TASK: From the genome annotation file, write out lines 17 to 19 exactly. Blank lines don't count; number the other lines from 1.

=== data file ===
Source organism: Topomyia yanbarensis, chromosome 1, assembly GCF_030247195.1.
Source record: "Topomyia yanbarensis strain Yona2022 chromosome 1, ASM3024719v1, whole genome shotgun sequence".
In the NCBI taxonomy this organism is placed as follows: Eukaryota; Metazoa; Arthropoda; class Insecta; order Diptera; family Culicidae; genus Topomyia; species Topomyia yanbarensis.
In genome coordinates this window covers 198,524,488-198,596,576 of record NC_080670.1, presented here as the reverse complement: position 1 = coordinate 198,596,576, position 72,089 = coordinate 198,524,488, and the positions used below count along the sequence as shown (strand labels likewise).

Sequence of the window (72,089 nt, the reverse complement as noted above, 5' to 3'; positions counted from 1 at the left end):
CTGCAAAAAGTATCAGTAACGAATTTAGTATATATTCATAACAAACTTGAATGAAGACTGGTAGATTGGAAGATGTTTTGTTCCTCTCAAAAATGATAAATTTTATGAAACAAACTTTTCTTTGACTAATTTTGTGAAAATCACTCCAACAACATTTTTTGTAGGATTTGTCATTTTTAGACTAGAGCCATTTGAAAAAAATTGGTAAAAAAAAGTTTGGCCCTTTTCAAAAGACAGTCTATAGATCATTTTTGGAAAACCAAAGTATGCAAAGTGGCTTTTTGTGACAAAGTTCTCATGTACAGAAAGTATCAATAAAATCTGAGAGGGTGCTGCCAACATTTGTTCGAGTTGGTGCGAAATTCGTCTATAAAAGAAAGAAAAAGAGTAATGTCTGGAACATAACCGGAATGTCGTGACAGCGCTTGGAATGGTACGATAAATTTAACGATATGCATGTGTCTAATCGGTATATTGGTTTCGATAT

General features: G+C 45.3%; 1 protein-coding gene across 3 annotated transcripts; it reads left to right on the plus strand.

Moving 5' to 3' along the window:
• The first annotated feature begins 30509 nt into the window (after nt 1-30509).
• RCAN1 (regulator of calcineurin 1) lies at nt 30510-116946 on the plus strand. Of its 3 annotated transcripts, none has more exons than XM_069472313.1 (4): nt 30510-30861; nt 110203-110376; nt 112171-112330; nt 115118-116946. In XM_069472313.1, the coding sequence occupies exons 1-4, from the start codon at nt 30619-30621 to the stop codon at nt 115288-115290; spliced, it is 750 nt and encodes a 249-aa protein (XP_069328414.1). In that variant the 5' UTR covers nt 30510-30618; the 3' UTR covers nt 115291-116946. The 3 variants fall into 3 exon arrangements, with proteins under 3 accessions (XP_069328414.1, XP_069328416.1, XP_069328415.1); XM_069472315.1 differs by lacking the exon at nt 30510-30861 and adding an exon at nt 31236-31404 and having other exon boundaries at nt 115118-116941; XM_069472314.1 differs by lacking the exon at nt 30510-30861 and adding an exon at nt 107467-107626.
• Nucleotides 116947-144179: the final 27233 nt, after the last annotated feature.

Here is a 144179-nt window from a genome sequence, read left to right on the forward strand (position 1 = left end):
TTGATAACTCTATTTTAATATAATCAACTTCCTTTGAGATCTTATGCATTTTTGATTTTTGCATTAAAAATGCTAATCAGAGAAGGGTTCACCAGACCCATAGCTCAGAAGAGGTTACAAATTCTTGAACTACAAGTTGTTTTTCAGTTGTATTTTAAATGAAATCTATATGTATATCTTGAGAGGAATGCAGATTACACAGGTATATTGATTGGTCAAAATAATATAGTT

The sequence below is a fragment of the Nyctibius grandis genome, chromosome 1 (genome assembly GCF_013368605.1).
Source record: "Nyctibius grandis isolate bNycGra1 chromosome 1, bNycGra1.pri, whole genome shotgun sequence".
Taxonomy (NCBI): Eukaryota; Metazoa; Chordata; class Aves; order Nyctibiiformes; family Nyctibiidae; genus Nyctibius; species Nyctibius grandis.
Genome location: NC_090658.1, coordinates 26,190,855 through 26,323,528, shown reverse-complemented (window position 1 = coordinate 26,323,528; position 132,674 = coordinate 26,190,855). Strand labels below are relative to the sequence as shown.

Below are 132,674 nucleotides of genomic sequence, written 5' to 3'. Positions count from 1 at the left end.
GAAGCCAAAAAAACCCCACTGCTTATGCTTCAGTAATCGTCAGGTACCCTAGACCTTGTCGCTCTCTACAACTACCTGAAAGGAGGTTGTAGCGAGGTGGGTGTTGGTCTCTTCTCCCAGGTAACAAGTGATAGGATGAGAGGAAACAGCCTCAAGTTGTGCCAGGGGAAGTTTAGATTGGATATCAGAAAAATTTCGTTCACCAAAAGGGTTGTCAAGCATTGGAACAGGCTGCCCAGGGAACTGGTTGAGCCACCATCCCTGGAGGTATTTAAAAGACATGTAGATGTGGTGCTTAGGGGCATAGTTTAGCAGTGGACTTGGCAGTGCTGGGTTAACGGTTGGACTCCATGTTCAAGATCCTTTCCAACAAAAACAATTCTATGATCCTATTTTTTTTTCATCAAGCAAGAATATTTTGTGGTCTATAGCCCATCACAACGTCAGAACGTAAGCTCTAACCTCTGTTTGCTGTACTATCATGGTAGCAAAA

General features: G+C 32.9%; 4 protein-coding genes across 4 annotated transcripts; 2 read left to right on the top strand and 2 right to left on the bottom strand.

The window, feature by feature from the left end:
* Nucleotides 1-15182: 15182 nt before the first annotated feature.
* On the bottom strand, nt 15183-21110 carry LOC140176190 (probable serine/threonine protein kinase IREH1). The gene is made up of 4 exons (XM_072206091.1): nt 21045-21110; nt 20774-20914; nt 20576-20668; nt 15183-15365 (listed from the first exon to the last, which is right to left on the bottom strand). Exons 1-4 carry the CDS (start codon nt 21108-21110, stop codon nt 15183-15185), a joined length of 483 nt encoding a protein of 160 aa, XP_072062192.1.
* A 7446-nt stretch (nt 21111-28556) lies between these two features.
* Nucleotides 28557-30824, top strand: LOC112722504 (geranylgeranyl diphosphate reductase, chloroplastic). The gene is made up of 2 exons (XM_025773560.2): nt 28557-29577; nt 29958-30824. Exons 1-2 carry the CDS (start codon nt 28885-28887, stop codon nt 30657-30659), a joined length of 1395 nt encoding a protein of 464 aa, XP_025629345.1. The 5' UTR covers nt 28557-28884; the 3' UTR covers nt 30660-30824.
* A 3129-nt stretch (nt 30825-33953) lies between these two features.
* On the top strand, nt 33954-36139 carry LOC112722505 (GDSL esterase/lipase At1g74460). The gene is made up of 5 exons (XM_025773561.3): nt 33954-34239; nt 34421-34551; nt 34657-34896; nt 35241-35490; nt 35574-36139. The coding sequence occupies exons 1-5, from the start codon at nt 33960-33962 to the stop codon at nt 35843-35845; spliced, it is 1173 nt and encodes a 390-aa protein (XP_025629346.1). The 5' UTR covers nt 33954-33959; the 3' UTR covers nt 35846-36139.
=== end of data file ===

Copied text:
Genome location: NC_090658.1, coordinates 26,190,855 through 26,323,528, shown reverse-complemented (window position 1 = coordinate 26,323,528; position 132,674 = coordinate 26,190,855). Strand labels below are relative to the sequence as shown.

Below are 132,674 nucleotides of genomic sequence, written 5' to 3'. Positions count from 1 at the left end.
GAAGCCAAAAAAACCCCACTGCTTATGCTTCAGTAATCGTCAGGTACCCTAGACCTTGTCGCTCTCTACAACTACCTGAAAGGAGGTTGTAGCGAGGTGGGTGTTGGTCTCTTCTCCCAGGTAACAAGTGATAGGATGAGAGGAAACAGCCTCAAGTTGTGCCAGGGGAAGTTTAGATTGGATATCAGAAAAATTTCGTTCACCAAAAGGGTTGTCAAGCATTGGAACAGGCTGCCCAGGGAACTGGTTGAGCCACCATCCCTGGAGGTATTTAAAAGACATGTAGATGTGGTGCTTAGGGGCATAGTTTAGCAGTGGACTTGGCAGTGCTGGGTTAACGGTTGGACTCCATGTTCAAGATCCTTTCCAACAAAAACAATTCTATGATCCTATTTTTTTTTCATCAAGCAAGAATATTTTGTGGTCTATAGCCCATCACAACGTCAGAACGTAAGCTCTAACCTCTGTTTGCTGTACTATCATGGTAGCAAAA